Bergmeister and Stoll (Ref. Ger. Offen. No. 2,229,569) describe a mixed catalyst system for preparing vinyl acetate copolymers. Using 2,2-bis(t-butylperoxy)butane in combination with another peroxide, such as benzoyl peroxide, produces a copolymer with a residual monomer concentration of 0.3% by weight as opposed to 2.1% by weight of vinyl acetate in the absence of 2,2-bis(t-butylperoxy)butane. A residual monomer concentration of 0.3% is not acceptable in most applications and especially in polymers which are used in contact with food.
The abstract of Japanese patent 74200/76 in Derwent Japanese Patents Report (Vol. 74, No. 21, page A + E-2, issued June 25, 1974) describes a process for the manufacture of copolymers of alpha-methylstyrene, acrylonitrile and styrene using azobiscyclohexanenitrile in combination with dicumyl peroxide and/or di-t-butyl peroxide as the initiators in a temperature range of 80
Guillet and Towne (U.S. Pat. Nos. 3,337,602 and 3,287,337) disclose novel peroxides useful as polymerization initiators, which have the general structure, ##STR3## where R is the same or different aliphatic, cycloaliphatic or aromatic hydrocarbyl or substituted hydrocarbyl, desirably containing 5 to 20 carbon atoms.
Other patents which contain teachings relevant to lowering residual monomer content in polymers are U.S. Pat. No. 3,784,532, to Fellmann and Uhang and Canadian Pat. No. 751,552 (which discloses the use of di-t-butyl-diperoxycarbonate as a polymerization initiator, but not as a finishing catalyst).
The present invention provides a process for the free-radical polymerization of vinyl monomers, including vinyl aromatic monomers, at at least two distinct progressively higher polymerization temperatures of about 70 two free-radical initiators, one of which initiators of the "finishing" initiator) used in relatively minor proportions, has the formula ##STR4## wherein x is a numberal from 1 to 5 inclusive, B is ##STR5## A is hydrocarbyl, A.sub.1 is tertiary hydrocarbyl and R is a hydrocarbyloxy or alkylperoxy and the other initiator, used in relatively major proportions, has a 10 hour half-life temperature below about 100 separate parts of a polymerization in which the temperature of the system continually increases. Typically, the finishing initiator is used in minor amount compared to the said initiator composition. Preferably over 75% by weight of the components of the initiator composition have a 10 hour half-life lower than the highest 10 hour half-life of the finishing initiator.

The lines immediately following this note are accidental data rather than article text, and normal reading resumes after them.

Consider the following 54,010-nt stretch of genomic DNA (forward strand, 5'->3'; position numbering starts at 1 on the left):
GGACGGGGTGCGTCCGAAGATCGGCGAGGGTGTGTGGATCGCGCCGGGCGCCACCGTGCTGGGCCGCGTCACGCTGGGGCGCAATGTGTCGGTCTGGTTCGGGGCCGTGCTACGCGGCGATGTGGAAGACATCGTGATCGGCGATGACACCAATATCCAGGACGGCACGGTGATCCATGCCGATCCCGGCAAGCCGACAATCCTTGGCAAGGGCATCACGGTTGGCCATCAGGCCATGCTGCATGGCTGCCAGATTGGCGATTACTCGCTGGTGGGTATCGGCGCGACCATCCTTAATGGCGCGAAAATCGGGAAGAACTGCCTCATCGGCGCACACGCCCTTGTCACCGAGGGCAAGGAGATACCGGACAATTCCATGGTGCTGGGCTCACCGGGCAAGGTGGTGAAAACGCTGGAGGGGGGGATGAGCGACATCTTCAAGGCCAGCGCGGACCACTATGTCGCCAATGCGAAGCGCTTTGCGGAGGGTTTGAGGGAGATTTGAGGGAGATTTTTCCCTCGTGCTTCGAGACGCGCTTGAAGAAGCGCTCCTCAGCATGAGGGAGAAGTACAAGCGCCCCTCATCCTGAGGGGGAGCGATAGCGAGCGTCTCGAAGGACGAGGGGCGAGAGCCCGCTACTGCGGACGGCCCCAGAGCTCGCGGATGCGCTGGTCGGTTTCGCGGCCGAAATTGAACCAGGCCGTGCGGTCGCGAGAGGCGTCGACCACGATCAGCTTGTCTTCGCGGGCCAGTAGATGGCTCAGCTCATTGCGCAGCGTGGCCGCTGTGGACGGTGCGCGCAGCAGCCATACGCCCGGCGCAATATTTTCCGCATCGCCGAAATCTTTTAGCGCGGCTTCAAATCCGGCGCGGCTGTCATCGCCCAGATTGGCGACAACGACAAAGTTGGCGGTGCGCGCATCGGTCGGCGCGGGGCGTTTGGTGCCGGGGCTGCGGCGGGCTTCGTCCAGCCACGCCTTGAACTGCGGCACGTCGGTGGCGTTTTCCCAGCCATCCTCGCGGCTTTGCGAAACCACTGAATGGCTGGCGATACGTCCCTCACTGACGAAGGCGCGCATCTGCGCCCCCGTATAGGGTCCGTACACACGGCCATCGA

One advantage of the invention is that it can be used to obtain substantially monomer free polymers in a relatively short time. The reduction in polymerization time leads to substantial cost-savings in commercial operations. Typically, the time to produce polymer without more than 0.1 weight % residual monomer is reduced by at least 20% of the time required than when the diperoxyketal finishing initiator is not present.
In a preferred embodyment of the invention diperoxy ketals with the general structure, ##STR6## are used as finishing initiators in the polymerization of vinyl (especially vinyl aromatic) monomers. In these diperoxy ketals, R.sub.1, R.sub.3, R.sub.4, R.sub.5 and R.sub.6 can be hydrocarbyl and preferably as follows.
R.sub.1 is a lower alkyl group of 1 to 4 carbons;
R.sub.3 and R.sub.4 are the same or different tertiary alkyl groups of 4 to 12 carbons or tertiary aralkyl groups of 9 to 15 carbons;
R.sub.5 and R.sub.6 are selected from alkyl groups of 1 to 10 carbons, cycloalkyl groups of 4 to 10 carbons, alkenyl groups of 3 to 10 carbons, aryl groups of 6 to 14 carbons, or aralkyl groups of 7 to 11 carbons; and wherein
R.sub.6 can also be an alkoxy group of 1 to 10 carbons, cycloalkoxy group of 4 to 10 carbons, aryloxy group of 6 to 14 carbons, aralkoxy group of 7 to 11 carbons, or alkenyloxy group of 3 to 11 carbons; or
A tertiary alkylperoxy radical of 4 to 12 carbons.